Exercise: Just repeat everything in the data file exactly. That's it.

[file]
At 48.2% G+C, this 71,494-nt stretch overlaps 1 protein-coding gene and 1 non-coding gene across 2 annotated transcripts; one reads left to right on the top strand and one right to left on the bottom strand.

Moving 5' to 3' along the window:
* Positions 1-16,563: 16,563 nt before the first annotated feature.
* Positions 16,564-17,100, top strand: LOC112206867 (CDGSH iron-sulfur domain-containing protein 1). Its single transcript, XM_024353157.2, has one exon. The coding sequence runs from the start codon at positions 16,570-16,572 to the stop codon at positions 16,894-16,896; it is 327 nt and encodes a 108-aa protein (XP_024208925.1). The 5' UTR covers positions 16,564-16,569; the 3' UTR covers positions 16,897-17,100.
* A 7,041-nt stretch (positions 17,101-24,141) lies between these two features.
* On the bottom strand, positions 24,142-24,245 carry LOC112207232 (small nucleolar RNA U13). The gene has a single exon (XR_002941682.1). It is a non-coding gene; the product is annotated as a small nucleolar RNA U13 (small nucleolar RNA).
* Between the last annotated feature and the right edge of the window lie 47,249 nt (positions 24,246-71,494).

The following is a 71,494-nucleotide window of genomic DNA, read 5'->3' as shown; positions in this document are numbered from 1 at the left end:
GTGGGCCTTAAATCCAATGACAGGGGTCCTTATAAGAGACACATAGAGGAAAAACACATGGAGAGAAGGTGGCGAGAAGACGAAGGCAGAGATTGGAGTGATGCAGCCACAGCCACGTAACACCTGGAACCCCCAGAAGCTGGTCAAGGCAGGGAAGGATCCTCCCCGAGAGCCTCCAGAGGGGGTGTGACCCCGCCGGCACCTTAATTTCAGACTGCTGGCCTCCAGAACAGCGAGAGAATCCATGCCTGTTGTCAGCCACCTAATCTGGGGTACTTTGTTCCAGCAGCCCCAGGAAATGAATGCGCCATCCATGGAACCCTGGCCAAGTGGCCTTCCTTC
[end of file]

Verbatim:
At 48.2% G+C, this 71,494-nt stretch overlaps 1 protein-coding gene and 1 non-coding gene across 2 annotated transcripts; one reads left to right on the top strand and one right to left on the bottom strand.

Moving 5' to 3' along the window:
* Positions 1-16,563: 16,563 nt before the first annotated feature.
* Positions 16,564-17,100, top strand: LOC112206867 (CDGSH iron-sulfur domain-containing protein 1). Its single transcript, XM_024353157.2, has one exon. The coding sequence runs from the start codon at positions 16,570-16,572 to the stop codon at positions 16,894-16,896; it is 327 nt and encodes a 108-aa protein (XP_024208925.1). The 5' UTR covers positions 16,564-16,569; the 3' UTR covers positions 16,897-17,100.
* A 7,041-nt stretch (positions 17,101-24,141) lies between these two features.
* On the bottom strand, positions 24,142-24,245 carry LOC112207232 (small nucleolar RNA U13). The gene has a single exon (XR_002941682.1). It is a non-coding gene; the product is annotated as a small nucleolar RNA U13 (small nucleolar RNA).
* Between the last annotated feature and the right edge of the window lie 47,249 nt (positions 24,246-71,494).

The following is a 71,494-nucleotide window of genomic DNA, read 5'->3' as shown; positions in this document are numbered from 1 at the left end:
GTGGGCCTTAAATCCAATGACAGGGGTCCTTATAAGAGACACATAGAGGAAAAACACATGGAGAGAAGGTGGCGAGAAGACGAAGGCAGAGATTGGAGTGATGCAGCCACAGCCACGTAACACCTGGAACCCCCAGAAGCTGGTCAAGGCAGGGAAGGATCCTCCCCGAGAGCCTCCAGAGGGGGTGTGACCCCGCCGGCACCTTAATTTCAGACTGCTGGCCTCCAGAACAGCGAGAGAATCCATGCCTGTTGTCAGCCACCTAATCTGGGGTACTTTGTTCCAGCAGCCCCAGGAAATGAATGCGCCATCCATGGAACCCTGGCCAAGTGGCCTTCCTTC